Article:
MAN: Absolutely. You don’t want to give someone business that kind of treats people that way.
DIONY RODRIGUEZ, Tour bus promoter: I never bought a Trump product, but I been in the Trump International Hotel.
PAUL SOLMAN: Would you go there again?
MAN: Not anymore.
WOMAN: I buy labels, but not Trump, no longer.
MAN: I’m not buying no Trump products.
PAUL SOLMAN: Why not?
MAN: Because he’s an idiot.
PAUL SOLMAN: Of course, this is true-blue Midtown Manhattan, not exactly a bastion of Trump support. On the other hand, liberal enclaves are where so many Trump properties sit.
And visits are demonstrably down at almost all of them, says Sarah Spagnolo of mobile app firm Foursquare, which tracks foot traffic electronically.
SARAH SPAGNOLO, Foursquare: Fewer people are going to his properties since he announced his campaign.
PAUL SOLMAN: This is actual data from some 50 million monthly users of the app.
DONALD TRUMP: You know, I’m automatically attracted to beautiful — I just start kissing them. It’s like a magnet.
PAUL SOLMAN: Gathered before the “Access Hollywood” tape surfaced.
SARAH SPAGNOLO: When you look at the 15 months before Trump announced his candidacy in June of 2015, as compared to the 15 months following that announcement, there’s been a drop in absolute visits of 17 percent.
And when you look at women in particular, there’s been a drop of 21 percent. And we feel rather confident that the decreases that we’re seeing in foot traffic are likely to be correlated with revenue.
PAUL SOLMAN: We did find one new Trump consumer.
TRUMP SUPPORTER: I buy his hat. I buy his T-shirt. I buy everything.
PAUL SOLMAN: And when we asked Donald Trump Jr. for his appraisal, he pooh-poohed the notion of brand depreciation.
DONALD TRUMP JR., Executive Vice President, The Trump Organization: People are going to react. They’re going to overreact. They’re going to do what it takes to — oftentimes to fill a sort of P.C. niche. And I think, in the long run, it’s not going to change anything for us.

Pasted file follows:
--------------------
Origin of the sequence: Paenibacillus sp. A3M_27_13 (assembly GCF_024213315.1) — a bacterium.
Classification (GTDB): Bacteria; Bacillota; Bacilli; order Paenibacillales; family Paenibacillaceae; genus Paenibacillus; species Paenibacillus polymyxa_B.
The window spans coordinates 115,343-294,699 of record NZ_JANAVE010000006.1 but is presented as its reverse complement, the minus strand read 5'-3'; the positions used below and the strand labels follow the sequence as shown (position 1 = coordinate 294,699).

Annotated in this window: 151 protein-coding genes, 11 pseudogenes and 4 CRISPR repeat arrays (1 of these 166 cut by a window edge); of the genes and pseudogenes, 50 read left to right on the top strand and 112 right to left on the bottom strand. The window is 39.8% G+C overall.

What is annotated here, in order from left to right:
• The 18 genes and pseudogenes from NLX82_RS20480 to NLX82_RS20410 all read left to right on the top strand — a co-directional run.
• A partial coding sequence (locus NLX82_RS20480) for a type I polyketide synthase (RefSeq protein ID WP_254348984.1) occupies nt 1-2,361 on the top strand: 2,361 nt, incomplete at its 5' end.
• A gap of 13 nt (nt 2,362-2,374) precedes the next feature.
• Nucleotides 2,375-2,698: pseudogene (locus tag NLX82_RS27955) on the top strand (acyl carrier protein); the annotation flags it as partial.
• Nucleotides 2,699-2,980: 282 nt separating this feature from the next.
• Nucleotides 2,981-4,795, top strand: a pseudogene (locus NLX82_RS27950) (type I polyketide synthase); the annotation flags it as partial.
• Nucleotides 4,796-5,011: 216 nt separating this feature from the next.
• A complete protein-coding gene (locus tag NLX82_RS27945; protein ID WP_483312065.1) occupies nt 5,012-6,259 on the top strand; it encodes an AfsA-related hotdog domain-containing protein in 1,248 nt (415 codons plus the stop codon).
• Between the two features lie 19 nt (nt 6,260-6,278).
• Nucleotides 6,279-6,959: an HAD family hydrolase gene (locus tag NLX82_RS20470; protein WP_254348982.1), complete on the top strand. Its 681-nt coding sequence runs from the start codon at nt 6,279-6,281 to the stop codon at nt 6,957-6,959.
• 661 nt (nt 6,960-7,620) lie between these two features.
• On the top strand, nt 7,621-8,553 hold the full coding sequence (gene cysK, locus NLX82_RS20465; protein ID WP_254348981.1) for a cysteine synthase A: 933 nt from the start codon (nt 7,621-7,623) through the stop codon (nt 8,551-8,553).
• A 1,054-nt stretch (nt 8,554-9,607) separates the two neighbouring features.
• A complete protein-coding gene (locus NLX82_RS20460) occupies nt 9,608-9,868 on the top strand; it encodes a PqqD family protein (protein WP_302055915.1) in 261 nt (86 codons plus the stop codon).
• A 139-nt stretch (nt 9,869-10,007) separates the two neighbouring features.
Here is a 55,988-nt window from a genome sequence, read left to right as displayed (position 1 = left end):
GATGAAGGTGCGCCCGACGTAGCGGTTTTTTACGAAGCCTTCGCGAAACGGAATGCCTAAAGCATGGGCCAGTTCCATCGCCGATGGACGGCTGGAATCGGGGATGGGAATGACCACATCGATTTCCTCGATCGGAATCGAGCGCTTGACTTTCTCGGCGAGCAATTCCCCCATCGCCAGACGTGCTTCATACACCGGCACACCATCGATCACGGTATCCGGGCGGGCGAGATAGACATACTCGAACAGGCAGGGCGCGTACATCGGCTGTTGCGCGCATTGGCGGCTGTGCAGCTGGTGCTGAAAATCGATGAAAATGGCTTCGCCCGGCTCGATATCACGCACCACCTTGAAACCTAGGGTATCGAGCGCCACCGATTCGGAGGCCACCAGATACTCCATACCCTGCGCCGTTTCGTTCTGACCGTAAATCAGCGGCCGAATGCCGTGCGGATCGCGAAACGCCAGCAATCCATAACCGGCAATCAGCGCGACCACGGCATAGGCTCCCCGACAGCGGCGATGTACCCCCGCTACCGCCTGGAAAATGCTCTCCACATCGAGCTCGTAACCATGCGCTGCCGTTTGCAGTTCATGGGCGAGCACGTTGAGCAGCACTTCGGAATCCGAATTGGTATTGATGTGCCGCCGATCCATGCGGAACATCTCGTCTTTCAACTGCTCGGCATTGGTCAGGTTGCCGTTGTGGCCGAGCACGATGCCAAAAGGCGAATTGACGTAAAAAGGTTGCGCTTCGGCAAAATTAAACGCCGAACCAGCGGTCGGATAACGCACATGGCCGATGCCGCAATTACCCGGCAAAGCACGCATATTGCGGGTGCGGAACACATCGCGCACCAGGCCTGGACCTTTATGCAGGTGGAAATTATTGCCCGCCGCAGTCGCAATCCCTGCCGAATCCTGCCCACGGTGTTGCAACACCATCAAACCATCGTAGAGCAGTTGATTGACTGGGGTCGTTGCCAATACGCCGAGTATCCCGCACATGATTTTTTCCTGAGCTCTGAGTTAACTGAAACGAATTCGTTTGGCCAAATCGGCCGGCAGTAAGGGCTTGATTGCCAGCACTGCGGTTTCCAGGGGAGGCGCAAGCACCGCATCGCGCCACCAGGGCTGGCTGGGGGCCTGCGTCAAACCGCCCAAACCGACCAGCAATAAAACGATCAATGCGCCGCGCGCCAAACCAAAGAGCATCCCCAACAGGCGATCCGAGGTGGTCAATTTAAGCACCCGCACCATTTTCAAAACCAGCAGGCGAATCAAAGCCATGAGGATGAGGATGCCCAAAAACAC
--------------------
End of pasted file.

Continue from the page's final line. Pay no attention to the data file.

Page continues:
PAUL SOLMAN: And given the fervency of Trump’s support elsewhere, it’s impossible to know otherwise.
DONALD TRUMP JR.: There’s aspects of it that could be great. We’re not doing this to leverage business, you know? When my father did this, he’s like, could be good, could be bad, I don’t know. But, in the end, none of that matters, because what matters is making sure we fix the country. I mean, that’s the bigger message.
So, for him, it was a much bigger picture than what — there was no consideration as to what it would do to the business. It was about, I have to do this an American.
PAUL SOLMAN: But Nela Richardson chief economist at real estate firm Redfin, claims the brand has become a clear and present danger.
NELA RICHARDSON, Redfin: Before Trump became the Republican nominee in 2015, there was definitely a premium. After Trump became the Republican nominee, that premium disappeared. It was like there was nothing special at all about having a Trump-branded condo.
PAUL SOLMAN: As a result, says Richardson, sellers are no longer touting the Trump name.
NELA RICHARDSON: After that brand took a hit, and there was less good buyer sentiment towards the brand, there was this big drop-off in that use of the Trump name. And so, for condos that are currently listed, far fewer of them actually use that Trump name in the listing.